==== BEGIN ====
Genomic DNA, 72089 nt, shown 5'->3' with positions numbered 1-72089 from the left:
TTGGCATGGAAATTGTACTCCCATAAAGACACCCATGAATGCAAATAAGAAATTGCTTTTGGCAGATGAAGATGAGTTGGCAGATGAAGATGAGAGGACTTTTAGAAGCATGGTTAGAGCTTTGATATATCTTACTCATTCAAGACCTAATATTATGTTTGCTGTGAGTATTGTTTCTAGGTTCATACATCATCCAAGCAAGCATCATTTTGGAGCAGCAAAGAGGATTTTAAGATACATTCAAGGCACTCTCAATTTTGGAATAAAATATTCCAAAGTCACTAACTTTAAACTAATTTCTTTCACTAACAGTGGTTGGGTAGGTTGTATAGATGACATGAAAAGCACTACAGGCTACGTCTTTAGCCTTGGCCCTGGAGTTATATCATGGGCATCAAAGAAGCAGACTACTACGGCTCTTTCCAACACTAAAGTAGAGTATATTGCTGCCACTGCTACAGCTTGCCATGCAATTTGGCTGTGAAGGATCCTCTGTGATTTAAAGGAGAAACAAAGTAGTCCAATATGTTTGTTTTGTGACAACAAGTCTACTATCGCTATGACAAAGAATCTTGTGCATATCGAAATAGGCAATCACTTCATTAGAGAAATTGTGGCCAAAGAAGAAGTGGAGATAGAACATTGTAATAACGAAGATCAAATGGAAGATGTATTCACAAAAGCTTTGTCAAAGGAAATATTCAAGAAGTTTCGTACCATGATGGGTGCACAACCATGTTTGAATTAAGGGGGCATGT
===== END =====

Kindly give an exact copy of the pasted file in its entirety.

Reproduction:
Genomic DNA, 72089 nt, shown 5'->3' with positions numbered 1-72089 from the left:
TTGGCATGGAAATTGTACTCCCATAAAGACACCCATGAATGCAAATAAGAAATTGCTTTTGGCAGATGAAGATGAGTTGGCAGATGAAGATGAGAGGACTTTTAGAAGCATGGTTAGAGCTTTGATATATCTTACTCATTCAAGACCTAATATTATGTTTGCTGTGAGTATTGTTTCTAGGTTCATACATCATCCAAGCAAGCATCATTTTGGAGCAGCAAAGAGGATTTTAAGATACATTCAAGGCACTCTCAATTTTGGAATAAAATATTCCAAAGTCACTAACTTTAAACTAATTTCTTTCACTAACAGTGGTTGGGTAGGTTGTATAGATGACATGAAAAGCACTACAGGCTACGTCTTTAGCCTTGGCCCTGGAGTTATATCATGGGCATCAAAGAAGCAGACTACTACGGCTCTTTCCAACACTAAAGTAGAGTATATTGCTGCCACTGCTACAGCTTGCCATGCAATTTGGCTGTGAAGGATCCTCTGTGATTTAAAGGAGAAACAAAGTAGTCCAATATGTTTGTTTTGTGACAACAAGTCTACTATCGCTATGACAAAGAATCTTGTGCATATCGAAATAGGCAATCACTTCATTAGAGAAATTGTGGCCAAAGAAGAAGTGGAGATAGAACATTGTAATAACGAAGATCAAATGGAAGATGTATTCACAAAAGCTTTGTCAAAGGAAATATTCAAGAAGTTTCGTACCATGATGGGTGCACAACCATGTTTGAATTAAGGGGGCATGT